Handicapping D1 NCAA Women’s Nationals

by Andrew Mering 31

March 13th, 2017 College, News

The women’s D1 national championship meet starts on Wednesday. We’ve scored the psych sheet and examined how performance changes from the psych sheet at the big meet. It’s now time to combine to two into a forecast of the meet.

I ran a Monte Carlo simulation of the NCAA women’s meet minus diving (most top teams have 1 or 0 divers except Minnesota, and UCLA who have 3). The exact procedure was:

  1. Modify each swim on the psych sheet swim by a random percentage based on their team’s performance history. The percentage was drawn from a normal distribution with mean and standard deviation of the team’s previous time changes at nationals (for example, Georgia mean: .1%, sd: .91%). If a team had fewer than 20 swims in the previous 7 years at nationals, the entire field’s mean of .45% and standard deviation of 1% were used.
  2. Re rank the times based off the time changes
  3. Score the meet and check the order of the teams
  4. Repeat 50,000 times

The top teams unsurprisingly remain unquestioned under this procedure. Stanford won over 99.9% of the time. California was 2nd over 99.9% of the time. There were shakeups in the the top 10. The model gives NC State, 4th on the psych sheet, almost no chance of a top 4 finish based on swimming points. Instead, 84% of the time the model has them finishing somewhere between 7th and 12th. Georgia, 6th on the psych sheet, ends up in the top 4 in 68% of simulations, and the top 5 in 91%. Texas, 5th on the psych sheet, finishes 5th or higher based on swimming points in only 16% of the model runs. Virginia, 8th on the psych sheet, is 7th or better in 72% of simulations. A table with more of the results is below.

This methodology isn’t perfect. There’s no diving. It doesn’t include a chance of relay DQ’s. It also makes an assumption that past performance at nationals is predictive of future performance. This assumption appears reasonably valid based on the year by year time changes. Teams performances are correlated one year to the next. However, this simulation doesn’t include contingencies for teams drastically changing their past behavior. For example, NC State, #5 on the psych sheet, historically added an average of .72% at nationals. If suddenly they behave like Stanford and add only .01%, the model’s prediction of a <2% chance of a top 5 finish will probably be up ended (I’m not saying anything about NC State. Just a random example). For most teams, I think the assumption of behavior consistent with their history at this meet is valid, but there will probably be a couple teams who change their approach and have a historically novel result and break out from their expected finish here.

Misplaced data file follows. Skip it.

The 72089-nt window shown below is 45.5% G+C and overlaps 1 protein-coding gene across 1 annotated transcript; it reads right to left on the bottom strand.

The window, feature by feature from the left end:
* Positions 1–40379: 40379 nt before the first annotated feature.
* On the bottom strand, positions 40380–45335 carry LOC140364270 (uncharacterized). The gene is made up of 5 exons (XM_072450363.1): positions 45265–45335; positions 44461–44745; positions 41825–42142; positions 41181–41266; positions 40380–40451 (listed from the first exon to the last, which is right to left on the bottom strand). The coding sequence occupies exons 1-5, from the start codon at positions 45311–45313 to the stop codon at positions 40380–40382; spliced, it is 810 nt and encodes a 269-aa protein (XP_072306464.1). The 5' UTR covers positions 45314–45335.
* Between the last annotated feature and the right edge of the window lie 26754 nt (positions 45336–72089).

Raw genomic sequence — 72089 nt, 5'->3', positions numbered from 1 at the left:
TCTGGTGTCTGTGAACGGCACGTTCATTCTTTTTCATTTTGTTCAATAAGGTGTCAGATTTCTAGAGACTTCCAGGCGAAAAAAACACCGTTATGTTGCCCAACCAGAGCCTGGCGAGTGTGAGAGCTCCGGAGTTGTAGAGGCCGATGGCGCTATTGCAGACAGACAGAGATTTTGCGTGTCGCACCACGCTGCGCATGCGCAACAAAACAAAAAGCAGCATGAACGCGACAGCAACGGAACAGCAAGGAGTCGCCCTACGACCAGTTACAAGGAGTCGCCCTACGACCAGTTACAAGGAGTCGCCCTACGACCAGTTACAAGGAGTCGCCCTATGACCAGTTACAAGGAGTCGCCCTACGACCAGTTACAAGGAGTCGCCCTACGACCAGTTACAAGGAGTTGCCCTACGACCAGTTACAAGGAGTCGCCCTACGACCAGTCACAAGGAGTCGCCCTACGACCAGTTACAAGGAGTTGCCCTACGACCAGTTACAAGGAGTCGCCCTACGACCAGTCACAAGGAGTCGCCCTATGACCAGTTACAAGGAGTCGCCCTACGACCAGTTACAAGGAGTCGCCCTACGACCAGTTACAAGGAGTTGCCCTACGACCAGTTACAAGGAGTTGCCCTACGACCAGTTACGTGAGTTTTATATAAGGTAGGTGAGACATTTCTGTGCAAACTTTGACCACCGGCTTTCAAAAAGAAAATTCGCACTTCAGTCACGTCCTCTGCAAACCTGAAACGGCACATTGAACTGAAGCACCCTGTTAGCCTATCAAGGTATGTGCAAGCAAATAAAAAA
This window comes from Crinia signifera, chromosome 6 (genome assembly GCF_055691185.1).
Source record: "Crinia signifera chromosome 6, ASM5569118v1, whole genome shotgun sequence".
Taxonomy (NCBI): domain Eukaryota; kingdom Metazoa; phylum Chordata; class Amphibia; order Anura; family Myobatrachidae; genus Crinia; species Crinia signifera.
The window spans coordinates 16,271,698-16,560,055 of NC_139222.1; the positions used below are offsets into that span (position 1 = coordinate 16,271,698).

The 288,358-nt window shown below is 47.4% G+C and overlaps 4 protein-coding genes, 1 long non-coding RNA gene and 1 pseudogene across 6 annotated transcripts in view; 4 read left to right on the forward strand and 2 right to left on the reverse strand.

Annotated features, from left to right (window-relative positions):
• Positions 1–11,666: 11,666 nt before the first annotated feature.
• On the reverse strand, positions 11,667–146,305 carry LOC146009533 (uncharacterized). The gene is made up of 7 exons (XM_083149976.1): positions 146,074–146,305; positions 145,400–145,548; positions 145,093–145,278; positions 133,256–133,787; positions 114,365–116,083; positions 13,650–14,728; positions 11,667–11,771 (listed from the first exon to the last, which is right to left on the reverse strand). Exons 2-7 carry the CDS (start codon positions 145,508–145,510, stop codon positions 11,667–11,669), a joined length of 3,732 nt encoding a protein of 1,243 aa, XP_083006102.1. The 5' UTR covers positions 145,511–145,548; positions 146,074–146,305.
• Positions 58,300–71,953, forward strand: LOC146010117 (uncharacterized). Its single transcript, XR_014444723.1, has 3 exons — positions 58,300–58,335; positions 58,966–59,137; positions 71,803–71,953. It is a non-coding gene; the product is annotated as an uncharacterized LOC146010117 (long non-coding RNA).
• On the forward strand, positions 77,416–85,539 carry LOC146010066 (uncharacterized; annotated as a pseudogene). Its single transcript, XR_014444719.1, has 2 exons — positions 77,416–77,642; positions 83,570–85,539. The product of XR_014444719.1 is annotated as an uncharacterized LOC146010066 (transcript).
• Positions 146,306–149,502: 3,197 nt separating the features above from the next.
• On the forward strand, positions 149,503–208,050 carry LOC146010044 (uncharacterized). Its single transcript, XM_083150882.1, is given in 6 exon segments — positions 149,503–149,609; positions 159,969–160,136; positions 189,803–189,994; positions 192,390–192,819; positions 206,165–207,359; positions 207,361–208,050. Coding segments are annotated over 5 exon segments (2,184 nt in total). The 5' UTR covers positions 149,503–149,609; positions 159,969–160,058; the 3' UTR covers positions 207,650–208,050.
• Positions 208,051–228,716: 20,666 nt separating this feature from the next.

That’s the fun part: seeing which teams break expectations and do things we didn’t (or shouldn’t) predict. This post is about setting a baseline of expectations. The story of the meet will be which expectations are defied or fulfilled.

Simulated Places

The spaces with 0% are perhaps better marked as <1%. It happened, but it rounded to 0%. The blank spaces never happened. The full table continues past 20th place and 24 teams, but I cut it off for readability/relevancy reasons.

1 2 3 4 5 6 7 8 9 10 11 12 13 14 15 16 17 18 19 20
Stanford 100% 0%
California 0% 100% 0%
Southern Cali 0% 45% 30% 18% 5% 1% 0% 0% 0% 0% 0% 0%
Georgia 0% 34% 34% 23% 7% 2% 1% 0% 0% 0% 0%